Huehuetenango is named for the wild mountain region of western Guatemala, where the coffee growing region extends up to 6,400 feet. The finest varieties of Arabica coffee are cultivated here. The area is a cradle of Mayan Indian culture, where local farmer still follows an ancient way of life. Coffee from this region is hand-picked and processed by native growers on tiny farms.
The roast that maximizes aroma and flavor development of this varietal is a Full City Roast. After being roasted the coffee has a deep chestnut brown color with no oil on the surface.
Velvety body with bright character, a chocolaty taste, and a fruity finish that leaves a clean aftertaste.
Every coffee has a story, and this is one of collaboration and partnership. COCOCA (Consortium of Coffee Cooperatives) is a union of coffee co-operatives that work together to improve both the quality of their coffee and their livelihoods.
COCOCA was created in October 2012 by ten co-operatives who sought to support each other through capacity building, agronomy training, and developing coffee sales. Fast forward to 2018 and COCOCA has grown to 33 members, all continuing to work towards their common goal.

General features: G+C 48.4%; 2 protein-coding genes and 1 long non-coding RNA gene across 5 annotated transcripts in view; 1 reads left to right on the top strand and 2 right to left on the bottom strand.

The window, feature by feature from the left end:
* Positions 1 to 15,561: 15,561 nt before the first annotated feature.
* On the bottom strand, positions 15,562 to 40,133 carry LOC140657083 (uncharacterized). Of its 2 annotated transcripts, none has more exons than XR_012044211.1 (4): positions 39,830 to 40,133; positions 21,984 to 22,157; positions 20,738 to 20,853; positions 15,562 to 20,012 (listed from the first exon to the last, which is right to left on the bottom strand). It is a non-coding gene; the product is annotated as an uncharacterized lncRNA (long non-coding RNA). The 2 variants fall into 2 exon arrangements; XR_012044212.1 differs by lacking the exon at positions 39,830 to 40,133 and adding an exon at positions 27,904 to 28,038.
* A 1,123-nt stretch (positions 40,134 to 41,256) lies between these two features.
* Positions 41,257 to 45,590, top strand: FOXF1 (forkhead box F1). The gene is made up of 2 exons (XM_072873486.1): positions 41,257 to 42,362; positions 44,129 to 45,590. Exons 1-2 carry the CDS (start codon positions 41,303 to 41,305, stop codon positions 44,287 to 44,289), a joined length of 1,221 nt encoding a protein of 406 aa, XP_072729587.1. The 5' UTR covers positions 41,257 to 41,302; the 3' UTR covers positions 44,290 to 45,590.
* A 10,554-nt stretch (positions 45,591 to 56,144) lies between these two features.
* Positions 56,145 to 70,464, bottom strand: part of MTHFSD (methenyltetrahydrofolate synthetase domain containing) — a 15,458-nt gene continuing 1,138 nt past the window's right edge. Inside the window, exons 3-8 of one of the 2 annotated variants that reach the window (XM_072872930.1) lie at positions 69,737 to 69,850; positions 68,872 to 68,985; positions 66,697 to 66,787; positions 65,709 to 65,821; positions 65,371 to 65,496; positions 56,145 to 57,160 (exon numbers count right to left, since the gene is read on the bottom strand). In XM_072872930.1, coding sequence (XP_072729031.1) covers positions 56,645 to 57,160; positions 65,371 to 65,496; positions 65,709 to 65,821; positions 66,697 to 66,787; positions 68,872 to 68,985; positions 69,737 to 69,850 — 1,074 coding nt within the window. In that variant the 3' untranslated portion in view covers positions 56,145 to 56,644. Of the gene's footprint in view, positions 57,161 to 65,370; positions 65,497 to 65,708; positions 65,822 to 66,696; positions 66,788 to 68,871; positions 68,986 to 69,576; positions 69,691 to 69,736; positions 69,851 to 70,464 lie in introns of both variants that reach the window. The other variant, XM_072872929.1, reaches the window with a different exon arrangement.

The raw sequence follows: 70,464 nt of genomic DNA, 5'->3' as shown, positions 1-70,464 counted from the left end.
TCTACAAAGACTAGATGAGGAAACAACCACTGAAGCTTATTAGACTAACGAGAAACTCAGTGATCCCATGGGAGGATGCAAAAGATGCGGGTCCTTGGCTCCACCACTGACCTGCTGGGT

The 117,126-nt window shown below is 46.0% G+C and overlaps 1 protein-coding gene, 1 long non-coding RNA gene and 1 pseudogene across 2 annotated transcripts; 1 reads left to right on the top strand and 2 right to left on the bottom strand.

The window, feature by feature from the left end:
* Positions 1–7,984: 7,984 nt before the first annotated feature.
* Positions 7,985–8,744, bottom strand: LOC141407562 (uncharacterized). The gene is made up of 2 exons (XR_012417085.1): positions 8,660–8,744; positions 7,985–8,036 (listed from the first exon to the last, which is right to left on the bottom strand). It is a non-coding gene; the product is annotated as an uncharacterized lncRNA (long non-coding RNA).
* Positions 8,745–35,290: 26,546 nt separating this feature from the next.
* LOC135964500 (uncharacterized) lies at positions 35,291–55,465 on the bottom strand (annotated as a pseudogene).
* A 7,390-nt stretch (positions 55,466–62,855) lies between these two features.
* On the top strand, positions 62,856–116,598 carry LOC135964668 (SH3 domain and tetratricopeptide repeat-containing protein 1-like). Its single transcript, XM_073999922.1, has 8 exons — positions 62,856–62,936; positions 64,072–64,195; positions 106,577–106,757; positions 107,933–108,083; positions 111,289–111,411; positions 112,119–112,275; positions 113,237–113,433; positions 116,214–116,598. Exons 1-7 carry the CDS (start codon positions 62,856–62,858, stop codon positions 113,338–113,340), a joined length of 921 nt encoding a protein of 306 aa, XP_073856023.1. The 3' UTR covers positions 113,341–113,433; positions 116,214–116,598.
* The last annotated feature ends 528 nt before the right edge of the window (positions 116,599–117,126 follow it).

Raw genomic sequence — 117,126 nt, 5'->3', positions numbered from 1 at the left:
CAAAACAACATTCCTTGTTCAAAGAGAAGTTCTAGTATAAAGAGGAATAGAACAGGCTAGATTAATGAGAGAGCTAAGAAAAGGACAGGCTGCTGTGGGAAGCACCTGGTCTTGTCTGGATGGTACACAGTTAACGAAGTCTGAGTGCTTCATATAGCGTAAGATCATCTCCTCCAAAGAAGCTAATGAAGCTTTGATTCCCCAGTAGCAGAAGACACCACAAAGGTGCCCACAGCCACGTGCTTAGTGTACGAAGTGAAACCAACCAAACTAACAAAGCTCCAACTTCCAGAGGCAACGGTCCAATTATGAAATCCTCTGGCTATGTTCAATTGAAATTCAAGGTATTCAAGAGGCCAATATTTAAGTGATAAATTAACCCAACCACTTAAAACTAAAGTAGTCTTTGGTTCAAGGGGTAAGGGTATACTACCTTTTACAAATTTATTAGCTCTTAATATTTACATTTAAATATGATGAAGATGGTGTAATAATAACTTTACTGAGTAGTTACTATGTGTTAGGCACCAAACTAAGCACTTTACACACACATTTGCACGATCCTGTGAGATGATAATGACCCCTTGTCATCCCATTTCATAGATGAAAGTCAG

Through COCOCA, a union of like-minded co-operatives of coffee growers have been able to build a stable network to support each other through sharing knowledge and experiences. This includes building their own washing station, enabling greater control over the quality of their coffee.
Flavors of Meyer lemon, butterscotch, baker's chocolate and a touch of spice. Tannic and smooth on the palate, and acetic like rice wine vinegar. Starts succulent and mouth-filling but ends dry.
The Jinotega, Matagalpa, and Segovia regions produce the best-known Nicaragua coffees. As various estates and cooperatives begin to establish their identities in the North American specialty market they will probably reveal coffees in the standard Central America mode: fragrant, complex, with a nut and vanilla bouquet, moderately acidy and medium in body. Jinotega and Segovia coffees occasionally display a bigger, bolder acidity. Most Nicaragua coffee is shade grown. The highest grade is Strictly High Grown. Coffees from the Selva Negra estate have established an excellent reputation in the American specialty market, having the often splendidly full, chocolate-toned coffees from the Prodocoop cooperative mill in the Segovia region.
Our current Nicaraguan hails from the Sajonia Estate in the Jinotega region of Nicaragua. This wonderful coffee is SHG (Strictly High Grown) making for a very dense bean that provides for a rich coffee out of the roaster.
A well-balanced cup of coffee with hints of malted chocolate, lemon & toasted walnut providing a buttery body and a lingering taste.